3D Printing Fears Jump the Shark

With the deployment of personal 3D printers to thousands of private homes, it was inevitable that some people would focus on the bad instead of the good. Now those fears have truly jumped the shark, when police in Manchester, UK raided what they believed to be a "3D printed gun factory"
 
Unfortunately, their search uncovered only 3D printed parts for a MakerBot. 
 
The Manchester Police issued a statement (now retracted) where they claimed to have found parts, including a trigger, that could be made into a functional weapon. Unfortunately for the police, their announcement included image of said parts - which were quickly identified by many as common parts for MakerBots (a  Replicator 2 drive block and a spool holder).
 
The Manchester Police issued a second statement in which they say: 
 
We need to be absolutely clear that at that this stage, we cannot categorically say we have recovered the component parts for a 3D gun.
 
What we have seized are items that need further forensic testing by national ballistics experts to establish whether they can be used in the construction of a genuine, viable firearm.
 
We will also be conducting a thorough analysis of computers we have recovered to establish any evidence of a blueprint on how to construct such a weapon.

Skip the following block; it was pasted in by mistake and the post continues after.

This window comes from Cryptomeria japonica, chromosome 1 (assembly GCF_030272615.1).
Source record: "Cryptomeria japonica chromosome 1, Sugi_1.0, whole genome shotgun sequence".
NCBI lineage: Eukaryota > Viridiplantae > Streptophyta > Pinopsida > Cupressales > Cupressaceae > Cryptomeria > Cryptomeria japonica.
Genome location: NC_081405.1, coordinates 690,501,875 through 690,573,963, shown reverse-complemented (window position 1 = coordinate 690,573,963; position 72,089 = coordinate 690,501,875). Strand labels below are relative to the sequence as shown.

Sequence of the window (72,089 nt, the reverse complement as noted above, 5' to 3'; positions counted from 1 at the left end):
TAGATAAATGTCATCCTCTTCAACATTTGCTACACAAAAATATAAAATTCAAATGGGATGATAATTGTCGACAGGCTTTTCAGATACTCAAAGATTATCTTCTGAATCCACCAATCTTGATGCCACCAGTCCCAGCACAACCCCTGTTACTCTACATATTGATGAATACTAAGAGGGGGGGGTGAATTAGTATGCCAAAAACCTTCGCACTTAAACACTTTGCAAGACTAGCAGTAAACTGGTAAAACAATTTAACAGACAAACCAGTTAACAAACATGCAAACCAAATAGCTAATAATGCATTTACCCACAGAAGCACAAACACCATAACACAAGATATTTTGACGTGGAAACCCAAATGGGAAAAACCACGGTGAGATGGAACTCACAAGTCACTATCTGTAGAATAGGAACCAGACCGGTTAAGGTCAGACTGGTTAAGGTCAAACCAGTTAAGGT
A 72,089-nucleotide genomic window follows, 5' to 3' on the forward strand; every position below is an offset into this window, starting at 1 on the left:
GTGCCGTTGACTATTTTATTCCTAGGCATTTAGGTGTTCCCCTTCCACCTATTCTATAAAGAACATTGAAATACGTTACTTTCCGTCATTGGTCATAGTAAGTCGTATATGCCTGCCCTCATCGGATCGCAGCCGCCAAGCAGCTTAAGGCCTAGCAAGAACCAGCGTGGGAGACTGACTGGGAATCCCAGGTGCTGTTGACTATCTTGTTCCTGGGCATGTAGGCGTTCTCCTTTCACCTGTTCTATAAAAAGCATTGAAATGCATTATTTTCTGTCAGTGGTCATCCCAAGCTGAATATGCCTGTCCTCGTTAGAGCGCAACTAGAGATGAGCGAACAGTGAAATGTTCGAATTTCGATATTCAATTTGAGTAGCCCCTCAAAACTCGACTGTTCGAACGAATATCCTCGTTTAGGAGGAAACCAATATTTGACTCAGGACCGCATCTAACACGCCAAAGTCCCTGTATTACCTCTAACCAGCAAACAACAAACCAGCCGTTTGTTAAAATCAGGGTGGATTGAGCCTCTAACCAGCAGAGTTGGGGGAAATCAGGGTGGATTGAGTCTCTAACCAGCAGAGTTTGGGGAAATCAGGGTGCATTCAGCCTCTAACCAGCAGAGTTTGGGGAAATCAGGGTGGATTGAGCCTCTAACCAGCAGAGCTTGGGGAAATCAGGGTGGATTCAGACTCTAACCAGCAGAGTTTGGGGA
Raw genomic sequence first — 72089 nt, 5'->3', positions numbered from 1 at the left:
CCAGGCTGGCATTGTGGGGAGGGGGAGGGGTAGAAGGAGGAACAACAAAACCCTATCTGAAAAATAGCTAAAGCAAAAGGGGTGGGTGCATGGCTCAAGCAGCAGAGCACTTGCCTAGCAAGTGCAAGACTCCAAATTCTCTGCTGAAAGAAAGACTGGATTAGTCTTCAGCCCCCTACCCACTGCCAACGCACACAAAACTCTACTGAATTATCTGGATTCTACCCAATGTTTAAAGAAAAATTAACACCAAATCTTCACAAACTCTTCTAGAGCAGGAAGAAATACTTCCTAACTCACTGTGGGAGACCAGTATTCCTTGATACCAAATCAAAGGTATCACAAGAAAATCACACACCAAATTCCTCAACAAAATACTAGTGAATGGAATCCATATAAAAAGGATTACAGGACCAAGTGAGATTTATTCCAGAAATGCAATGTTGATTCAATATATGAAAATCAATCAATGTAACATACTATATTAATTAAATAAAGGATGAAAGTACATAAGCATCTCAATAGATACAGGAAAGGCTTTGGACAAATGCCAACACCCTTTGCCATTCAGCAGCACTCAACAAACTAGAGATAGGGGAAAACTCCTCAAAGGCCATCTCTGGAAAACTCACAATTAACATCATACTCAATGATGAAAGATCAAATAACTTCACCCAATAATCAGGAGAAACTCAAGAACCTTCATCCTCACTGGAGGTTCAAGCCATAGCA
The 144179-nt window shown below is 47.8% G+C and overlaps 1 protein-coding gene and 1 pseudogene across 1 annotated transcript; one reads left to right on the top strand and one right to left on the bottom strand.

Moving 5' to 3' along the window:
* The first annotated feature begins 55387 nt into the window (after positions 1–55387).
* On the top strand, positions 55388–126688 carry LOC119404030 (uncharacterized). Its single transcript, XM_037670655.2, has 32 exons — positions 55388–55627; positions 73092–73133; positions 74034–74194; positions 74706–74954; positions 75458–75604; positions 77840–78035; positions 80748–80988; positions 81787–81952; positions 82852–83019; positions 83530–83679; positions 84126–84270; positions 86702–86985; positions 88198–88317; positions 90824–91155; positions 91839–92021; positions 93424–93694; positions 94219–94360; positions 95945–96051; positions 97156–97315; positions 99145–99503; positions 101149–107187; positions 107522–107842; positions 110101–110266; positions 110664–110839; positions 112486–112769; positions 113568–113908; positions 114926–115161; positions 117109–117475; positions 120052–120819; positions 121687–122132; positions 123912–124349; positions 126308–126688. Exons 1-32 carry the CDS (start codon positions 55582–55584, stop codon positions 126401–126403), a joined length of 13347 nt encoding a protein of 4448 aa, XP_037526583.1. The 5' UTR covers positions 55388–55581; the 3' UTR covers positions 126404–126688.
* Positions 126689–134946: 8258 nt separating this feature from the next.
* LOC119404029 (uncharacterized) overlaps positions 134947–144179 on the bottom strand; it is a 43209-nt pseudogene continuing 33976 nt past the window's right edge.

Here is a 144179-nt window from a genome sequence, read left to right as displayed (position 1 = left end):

Clearly the fact we have seized a 3D printer and have intelligence about the possible production of a weapon using this technology is of concern. It prudent we establish exactly what these parts can be used for and whether they pose any threat.
 
What this has also done is open up a wider debate about the emerging threat these next generation of weapons might pose.
 
The worrying thing is for me is that these printers can be used to make certain components of guns, while others can be legitimately ordered over the Internet without arousing suspicion. When put together, this could allow a person to construct a firearm in their own home.
 
Sure, and perhaps they should raid every metal shop in the region, too, as they may be able to manufacture actual weapons that actually work. 
 
Perhaps it's time that society spends more effort eliminating the causes of gun crime instead of chasing down guns. 
 
Or in this case, non-existent guns. 
  
Via GigaOm
Image Credit: Wikipedia

General Fabb

Kerry Stevenson, aka "General Fabb" has been writing Fabbaloo posts since he launched the venture in 2007, with an intention to promote and grow the incredible technology of 3D printing across the world. So far, it seems to be working!

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